Carcass quality begins at home | TSLN.com

Carcass quality begins at home

Amanda Nolz

“Carcass quality begins at home,” was the title of the presentation given by Amanda Weaver, professor of meat sciences in the Department of Animal and Range Science at South Dakota State University (SDSU) at the Summer Feedlot and Marketing Considerations Meeting held at Wobig Farms near Canova, SD. With a large attendance of cattle feeders at the meeting, Weaver offered some strategies for producers to consider in order to ensure a high quality beef eating experience for consumers to enjoy.

“What is quality?” asked Weaver. “Well, it depends on who you ask. There are two ways to look at meat quality. First, USDA Quality Grades measure palatability by assessing marbling and maturity through a USDA grader or camera. Second, consumers base quality on things like appearance, juiciness, flavor and tenderness. The trouble is that consumers want all of these things, and sometimes they are hard to attain. Tenderness has the greatest animal-to-animal variation, and there is no silver bullet to achieving a tender cut of beef.”

So, what is a producer supposed to do? Beef has too much variation from one piece of steak to another. The variation of the quality’s major player, tenderness, is influenced by numerous factors such as breed, maturity, genetics, marbling, stress, nutrition, age and sex of the animal, cut, chilling, pH, enhancement, hanging method, cooking method, and cut.

“Carcass quality begins at home,” was the title of the presentation given by Amanda Weaver, professor of meat sciences in the Department of Animal and Range Science at South Dakota State University (SDSU) at the Summer Feedlot and Marketing Considerations Meeting held at Wobig Farms near Canova, SD. With a large attendance of cattle feeders at the meeting, Weaver offered some strategies for producers to consider in order to ensure a high quality beef eating experience for consumers to enjoy.

“What is quality?” asked Weaver. “Well, it depends on who you ask. There are two ways to look at meat quality. First, USDA Quality Grades measure palatability by assessing marbling and maturity through a USDA grader or camera. Second, consumers base quality on things like appearance, juiciness, flavor and tenderness. The trouble is that consumers want all of these things, and sometimes they are hard to attain. Tenderness has the greatest animal-to-animal variation, and there is no silver bullet to achieving a tender cut of beef.”

So, what is a producer supposed to do? Beef has too much variation from one piece of steak to another. The variation of the quality’s major player, tenderness, is influenced by numerous factors such as breed, maturity, genetics, marbling, stress, nutrition, age and sex of the animal, cut, chilling, pH, enhancement, hanging method, cooking method, and cut.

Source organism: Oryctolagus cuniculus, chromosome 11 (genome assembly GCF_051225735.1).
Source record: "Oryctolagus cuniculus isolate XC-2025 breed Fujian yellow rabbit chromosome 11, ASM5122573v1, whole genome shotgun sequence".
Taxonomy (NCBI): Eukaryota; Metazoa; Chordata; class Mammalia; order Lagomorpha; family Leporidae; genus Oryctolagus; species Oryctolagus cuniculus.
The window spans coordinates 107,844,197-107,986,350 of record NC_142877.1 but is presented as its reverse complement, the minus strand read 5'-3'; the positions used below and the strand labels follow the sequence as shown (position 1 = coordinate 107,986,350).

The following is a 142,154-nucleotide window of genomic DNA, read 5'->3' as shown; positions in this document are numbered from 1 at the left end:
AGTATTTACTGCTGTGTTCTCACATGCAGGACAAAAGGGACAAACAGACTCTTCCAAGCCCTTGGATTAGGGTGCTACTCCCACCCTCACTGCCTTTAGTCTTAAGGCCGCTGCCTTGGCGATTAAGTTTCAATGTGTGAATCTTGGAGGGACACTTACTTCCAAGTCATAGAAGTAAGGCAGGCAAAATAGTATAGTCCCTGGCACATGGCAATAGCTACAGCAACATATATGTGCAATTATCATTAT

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“Carcass quality begins at home,” was the title of the presentation given by Amanda Weaver, professor of meat sciences in the Department of Animal and Range Science at South Dakota State University (SDSU) at the Summer Feedlot and Marketing Considerations Meeting held at Wobig Farms near Canova, SD. With a large attendance of cattle feeders at the meeting, Weaver offered some strategies for producers to consider in order to ensure a high quality beef eating experience for consumers to enjoy.

“What is quality?” asked Weaver. “Well, it depends on who you ask. There are two ways to look at meat quality. First, USDA Quality Grades measure palatability by assessing marbling and maturity through a USDA grader or camera. Second, consumers base quality on things like appearance, juiciness, flavor and tenderness. The trouble is that consumers want all of these things, and sometimes they are hard to attain. Tenderness has the greatest animal-to-animal variation, and there is no silver bullet to achieving a tender cut of beef.”

So, what is a producer supposed to do? Beef has too much variation from one piece of steak to another. The variation of the quality’s major player, tenderness, is influenced by numerous factors such as breed, maturity, genetics, marbling, stress, nutrition, age and sex of the animal, cut, chilling, pH, enhancement, hanging method, cooking method, and cut.

“Carcass quality begins at home,” was the title of the presentation given by Amanda Weaver, professor of meat sciences in the Department of Animal and Range Science at South Dakota State University (SDSU) at the Summer Feedlot and Marketing Considerations Meeting held at Wobig Farms near Canova, SD. With a large attendance of cattle feeders at the meeting, Weaver offered some strategies for producers to consider in order to ensure a high quality beef eating experience for consumers to enjoy.

“What is quality?” asked Weaver. “Well, it depends on who you ask. There are two ways to look at meat quality. First, USDA Quality Grades measure palatability by assessing marbling and maturity through a USDA grader or camera. Second, consumers base quality on things like appearance, juiciness, flavor and tenderness. The trouble is that consumers want all of these things, and sometimes they are hard to attain. Tenderness has the greatest animal-to-animal variation, and there is no silver bullet to achieving a tender cut of beef.”

So, what is a producer supposed to do? Beef has too much variation from one piece of steak to another. The variation of the quality’s major player, tenderness, is influenced by numerous factors such as breed, maturity, genetics, marbling, stress, nutrition, age and sex of the animal, cut, chilling, pH, enhancement, hanging method, cooking method, and cut.

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